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Securing the US water supply: Smart people, processes and technology

Feb. 10, 2022
The OT networks that water utilities depend upon may contain hundreds of different components.

By Rick Peters, CISO for operational technology Fortinet

Water-treatment and supply systems must comply with complex regulations and mandates, and—with certainty—must offer safe, stable, continuous operations. Complicating that mission imperative is the rise of cyberattacks against critical infrastructure, which includes water-control systems, according to the National Security Memorandum on Improving Cybersecurity for Critical Infrastructure Control Systems.

Threats to the nation’s 150,000+ water systems put public health and the environment at risk. In acknowledgement of these rising threats, the Biden Administration is undertaking a new 100-day plan to improve its cybersecurity. Let’s take a closer look at what’s behind these efforts. 

Water utilities are at real risk for cyberattack 

Why are water utilities at high risk? The OT networks that water utilities depend upon may contain hundreds of different components that can be challenging to map and update. Operators often lack complete visibility into their networks, which can contribute to misconfigurations, security gaps and other vulnerabilities. Bad actors employ special tactics to access the cyber-physical systems of OT environments; according to a recent survey, 9 out of 10 OT organizations experienced at least one system intrusion in the past year; 63% had three or more intrusions.

Internet of Things (IoT) and Industrial Internet of Things (IIoT) devices are a key factor in expansion of the attack surface. Most IoT devices are headless—they can't be patched or updated, nor can they run security software. That makes them perfect targets for botnet malware that can target critical systems with denial-of-service attacks.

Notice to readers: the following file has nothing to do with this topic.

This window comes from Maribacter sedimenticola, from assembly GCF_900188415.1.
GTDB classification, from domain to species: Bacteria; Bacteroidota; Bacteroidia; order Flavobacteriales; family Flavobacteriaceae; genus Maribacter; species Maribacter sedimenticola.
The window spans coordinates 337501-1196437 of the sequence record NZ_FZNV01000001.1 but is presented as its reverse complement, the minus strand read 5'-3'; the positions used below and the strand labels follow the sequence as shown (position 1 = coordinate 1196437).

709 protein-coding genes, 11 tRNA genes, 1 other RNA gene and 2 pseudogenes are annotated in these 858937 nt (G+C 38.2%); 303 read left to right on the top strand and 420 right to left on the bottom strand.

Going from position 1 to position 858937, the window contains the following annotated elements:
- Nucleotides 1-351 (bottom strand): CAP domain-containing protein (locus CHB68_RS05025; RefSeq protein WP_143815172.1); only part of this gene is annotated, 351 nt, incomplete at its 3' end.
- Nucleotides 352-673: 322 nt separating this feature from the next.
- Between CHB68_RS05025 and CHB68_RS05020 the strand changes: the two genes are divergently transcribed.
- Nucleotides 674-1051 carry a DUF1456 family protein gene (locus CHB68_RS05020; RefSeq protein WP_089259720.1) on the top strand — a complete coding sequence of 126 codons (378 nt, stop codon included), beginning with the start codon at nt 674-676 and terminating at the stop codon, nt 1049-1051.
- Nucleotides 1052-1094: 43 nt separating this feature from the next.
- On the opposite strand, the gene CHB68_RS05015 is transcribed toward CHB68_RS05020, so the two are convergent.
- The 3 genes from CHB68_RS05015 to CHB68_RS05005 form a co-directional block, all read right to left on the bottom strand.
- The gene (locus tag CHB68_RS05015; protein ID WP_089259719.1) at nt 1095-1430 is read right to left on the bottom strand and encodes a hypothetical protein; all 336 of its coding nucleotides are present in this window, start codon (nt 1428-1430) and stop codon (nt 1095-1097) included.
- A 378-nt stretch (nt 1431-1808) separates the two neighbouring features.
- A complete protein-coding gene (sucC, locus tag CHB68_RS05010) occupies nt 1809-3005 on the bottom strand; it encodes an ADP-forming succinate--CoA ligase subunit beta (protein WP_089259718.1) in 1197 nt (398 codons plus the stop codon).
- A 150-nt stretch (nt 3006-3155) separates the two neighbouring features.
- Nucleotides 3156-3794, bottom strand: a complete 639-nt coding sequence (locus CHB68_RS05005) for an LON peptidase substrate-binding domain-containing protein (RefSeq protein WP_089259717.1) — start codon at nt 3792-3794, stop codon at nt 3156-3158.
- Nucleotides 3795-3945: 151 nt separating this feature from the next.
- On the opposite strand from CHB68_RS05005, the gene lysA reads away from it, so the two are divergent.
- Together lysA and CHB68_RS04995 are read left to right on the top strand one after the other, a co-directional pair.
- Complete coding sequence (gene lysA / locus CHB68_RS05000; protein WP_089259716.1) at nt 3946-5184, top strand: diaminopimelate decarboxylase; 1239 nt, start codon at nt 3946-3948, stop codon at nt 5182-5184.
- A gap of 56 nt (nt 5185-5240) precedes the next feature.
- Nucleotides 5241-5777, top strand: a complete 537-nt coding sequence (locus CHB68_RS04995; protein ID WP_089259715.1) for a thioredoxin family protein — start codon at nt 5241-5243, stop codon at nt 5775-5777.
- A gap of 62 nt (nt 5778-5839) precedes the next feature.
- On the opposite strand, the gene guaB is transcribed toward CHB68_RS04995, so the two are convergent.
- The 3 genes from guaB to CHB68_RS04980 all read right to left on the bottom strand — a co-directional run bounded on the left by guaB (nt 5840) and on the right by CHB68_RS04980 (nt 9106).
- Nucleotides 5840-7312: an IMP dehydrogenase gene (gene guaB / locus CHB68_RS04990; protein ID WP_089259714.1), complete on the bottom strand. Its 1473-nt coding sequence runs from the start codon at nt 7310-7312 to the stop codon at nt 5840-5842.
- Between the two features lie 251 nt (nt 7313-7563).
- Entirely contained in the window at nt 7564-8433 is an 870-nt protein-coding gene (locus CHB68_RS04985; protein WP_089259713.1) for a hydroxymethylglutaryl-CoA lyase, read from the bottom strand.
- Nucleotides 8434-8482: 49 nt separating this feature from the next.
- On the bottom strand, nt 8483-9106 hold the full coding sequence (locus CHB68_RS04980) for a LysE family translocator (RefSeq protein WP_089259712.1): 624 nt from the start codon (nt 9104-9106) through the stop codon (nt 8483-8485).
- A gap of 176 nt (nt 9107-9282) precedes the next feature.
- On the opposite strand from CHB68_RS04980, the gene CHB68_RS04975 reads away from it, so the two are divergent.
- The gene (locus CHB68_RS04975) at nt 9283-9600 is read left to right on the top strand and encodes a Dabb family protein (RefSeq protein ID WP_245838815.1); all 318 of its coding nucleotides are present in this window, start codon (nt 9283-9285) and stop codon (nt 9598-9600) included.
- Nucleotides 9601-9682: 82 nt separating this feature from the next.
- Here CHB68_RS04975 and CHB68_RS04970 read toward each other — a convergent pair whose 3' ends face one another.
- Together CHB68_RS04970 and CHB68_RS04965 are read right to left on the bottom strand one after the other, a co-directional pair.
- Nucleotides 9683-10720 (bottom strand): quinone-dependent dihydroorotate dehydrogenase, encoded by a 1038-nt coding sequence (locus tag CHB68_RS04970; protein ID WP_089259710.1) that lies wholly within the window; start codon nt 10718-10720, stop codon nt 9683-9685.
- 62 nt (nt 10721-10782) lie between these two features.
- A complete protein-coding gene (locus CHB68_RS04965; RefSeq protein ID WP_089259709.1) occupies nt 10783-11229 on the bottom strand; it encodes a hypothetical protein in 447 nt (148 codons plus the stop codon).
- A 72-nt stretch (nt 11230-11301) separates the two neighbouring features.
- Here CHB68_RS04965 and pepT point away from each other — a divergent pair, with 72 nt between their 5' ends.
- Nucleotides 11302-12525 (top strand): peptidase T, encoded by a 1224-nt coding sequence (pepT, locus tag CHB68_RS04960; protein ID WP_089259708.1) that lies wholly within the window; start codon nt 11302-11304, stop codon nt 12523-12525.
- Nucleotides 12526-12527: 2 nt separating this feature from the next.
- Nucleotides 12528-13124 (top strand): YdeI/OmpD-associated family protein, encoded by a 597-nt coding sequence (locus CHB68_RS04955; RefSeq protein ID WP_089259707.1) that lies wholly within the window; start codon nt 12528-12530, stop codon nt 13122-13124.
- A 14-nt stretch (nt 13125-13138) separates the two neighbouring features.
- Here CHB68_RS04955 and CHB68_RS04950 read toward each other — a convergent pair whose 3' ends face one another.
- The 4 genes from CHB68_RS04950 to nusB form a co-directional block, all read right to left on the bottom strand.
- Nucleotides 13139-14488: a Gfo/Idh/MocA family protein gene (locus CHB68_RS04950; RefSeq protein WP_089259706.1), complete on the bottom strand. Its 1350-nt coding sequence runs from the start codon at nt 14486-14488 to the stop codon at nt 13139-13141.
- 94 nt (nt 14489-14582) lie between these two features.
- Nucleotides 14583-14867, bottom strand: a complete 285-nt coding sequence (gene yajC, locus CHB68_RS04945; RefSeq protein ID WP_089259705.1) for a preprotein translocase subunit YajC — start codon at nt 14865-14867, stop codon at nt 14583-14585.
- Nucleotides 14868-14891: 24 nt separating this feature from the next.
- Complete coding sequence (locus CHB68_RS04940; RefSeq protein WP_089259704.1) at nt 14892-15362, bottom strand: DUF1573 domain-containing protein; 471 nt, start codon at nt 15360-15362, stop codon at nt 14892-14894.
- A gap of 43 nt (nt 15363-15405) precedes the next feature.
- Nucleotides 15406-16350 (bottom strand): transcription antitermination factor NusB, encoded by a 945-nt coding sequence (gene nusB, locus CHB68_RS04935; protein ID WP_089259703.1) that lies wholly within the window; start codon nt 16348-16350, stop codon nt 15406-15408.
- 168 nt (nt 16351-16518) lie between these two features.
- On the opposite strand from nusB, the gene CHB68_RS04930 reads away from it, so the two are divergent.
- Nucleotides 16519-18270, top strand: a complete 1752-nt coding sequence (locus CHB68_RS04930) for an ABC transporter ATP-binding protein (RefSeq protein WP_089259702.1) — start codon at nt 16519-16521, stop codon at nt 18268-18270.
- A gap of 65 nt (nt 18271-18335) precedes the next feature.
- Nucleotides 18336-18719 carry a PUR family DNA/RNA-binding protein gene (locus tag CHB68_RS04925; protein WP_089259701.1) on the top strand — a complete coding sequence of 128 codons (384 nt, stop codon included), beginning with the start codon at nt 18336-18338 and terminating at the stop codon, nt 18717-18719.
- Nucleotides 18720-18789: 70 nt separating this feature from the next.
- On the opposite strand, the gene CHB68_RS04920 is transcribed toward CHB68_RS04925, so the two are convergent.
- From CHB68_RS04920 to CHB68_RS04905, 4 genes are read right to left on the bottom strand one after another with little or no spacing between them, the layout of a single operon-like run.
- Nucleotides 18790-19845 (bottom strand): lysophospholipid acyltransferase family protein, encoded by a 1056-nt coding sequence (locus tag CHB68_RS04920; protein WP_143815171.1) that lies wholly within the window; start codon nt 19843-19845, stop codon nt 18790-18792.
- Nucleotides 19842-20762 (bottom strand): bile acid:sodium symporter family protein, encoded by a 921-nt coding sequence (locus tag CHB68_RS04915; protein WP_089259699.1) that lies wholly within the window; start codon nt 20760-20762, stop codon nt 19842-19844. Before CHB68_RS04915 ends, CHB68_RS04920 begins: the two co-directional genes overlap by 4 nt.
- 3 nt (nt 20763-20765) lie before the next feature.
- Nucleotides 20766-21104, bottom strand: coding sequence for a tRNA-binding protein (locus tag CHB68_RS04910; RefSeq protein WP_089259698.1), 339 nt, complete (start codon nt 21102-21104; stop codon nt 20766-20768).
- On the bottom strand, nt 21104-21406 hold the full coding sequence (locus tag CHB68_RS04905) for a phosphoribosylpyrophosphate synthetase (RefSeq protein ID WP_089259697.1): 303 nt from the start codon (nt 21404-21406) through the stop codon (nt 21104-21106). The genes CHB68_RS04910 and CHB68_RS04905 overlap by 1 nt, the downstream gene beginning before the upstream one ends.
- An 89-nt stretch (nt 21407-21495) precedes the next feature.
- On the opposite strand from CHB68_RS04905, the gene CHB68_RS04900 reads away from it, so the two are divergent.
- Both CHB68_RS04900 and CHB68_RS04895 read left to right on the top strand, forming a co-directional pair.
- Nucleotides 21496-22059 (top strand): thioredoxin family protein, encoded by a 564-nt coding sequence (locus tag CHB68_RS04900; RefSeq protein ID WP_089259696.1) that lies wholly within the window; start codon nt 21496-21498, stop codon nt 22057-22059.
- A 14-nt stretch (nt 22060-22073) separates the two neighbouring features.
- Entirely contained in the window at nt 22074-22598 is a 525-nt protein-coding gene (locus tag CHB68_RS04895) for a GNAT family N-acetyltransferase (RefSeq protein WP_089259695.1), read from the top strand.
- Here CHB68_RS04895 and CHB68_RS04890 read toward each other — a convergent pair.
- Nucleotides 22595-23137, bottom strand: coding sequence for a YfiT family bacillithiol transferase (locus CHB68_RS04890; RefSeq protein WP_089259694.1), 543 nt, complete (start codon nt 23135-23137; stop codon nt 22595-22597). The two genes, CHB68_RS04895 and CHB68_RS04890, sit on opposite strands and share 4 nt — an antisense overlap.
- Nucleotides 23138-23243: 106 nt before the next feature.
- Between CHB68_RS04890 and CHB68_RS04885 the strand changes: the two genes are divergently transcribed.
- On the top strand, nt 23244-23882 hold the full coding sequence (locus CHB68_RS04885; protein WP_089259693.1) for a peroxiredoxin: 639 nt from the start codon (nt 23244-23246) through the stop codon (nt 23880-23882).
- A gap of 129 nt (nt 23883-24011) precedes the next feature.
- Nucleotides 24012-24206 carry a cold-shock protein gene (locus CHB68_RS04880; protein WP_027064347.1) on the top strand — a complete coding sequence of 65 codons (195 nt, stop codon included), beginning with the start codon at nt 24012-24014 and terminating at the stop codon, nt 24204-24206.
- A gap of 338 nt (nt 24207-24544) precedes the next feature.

To develop a strong cybersecurity strategy, water-sector leaders need to focus their attention on people, processes and technology.

The role of people 

Employees pose a substantial risk to any organization, albeit mostly unintentional. Cybersecurity training is key to keep employees aware of the latest threats and scams, and to help them avoid falling for phishing scams and other such incidents. Once educated, employees become an asset that acts as the first line of defense. 

Organizations should also incorporate access-management policies (such as the principle of least privilege) to reduce the exposure and damage from a breach. This cybersecurity practice ensures that devices, applications, and users have access to the resources they need to do their job...and nothing more.

Re-thinking processes

To improve visibility into traffic and users, sound processes are required. With visibility established, operators can control flows from user inception or device installation to the locations and services they require or serve. This traffic mapping, along with continuous monitoring, provides actionable intelligence so security teams can proactively prevent disruptions and respond quickly to incidents. 

A second essential element of improving processes is an incident-response plan. The plan should include repeatable procedures and detail how the organization will recover business processes. To minimize downtime and increase the chances of data recovery after an event, organizations must ensure that proper backups are in place and regularly test recovery processes to ensure readiness.

In addition, process-related solutions substantially improve when expanded with actionable  threat intelligence to effectively detect and respond to threats. 

Using the right technology

Integrating point solutions for each networking and security problem has long been the standard. Unfortunately, while solutions may work as advertised, they weren’t designed to work in tandem to achieve time-sensitive cybersecurity situational awareness. Networks made up of point products are vulnerable to attacks designed to exploit the security gaps between isolated solutions. 

Though there are myriad cybersecurity solutions to choose from, it's essential that they not be selected in isolation. A better approach is to choose tools based on their integration and automation capabilities to create an interoperable cybersecurity-mesh architecture to achieve time-sensitive detection and mitigation of threats.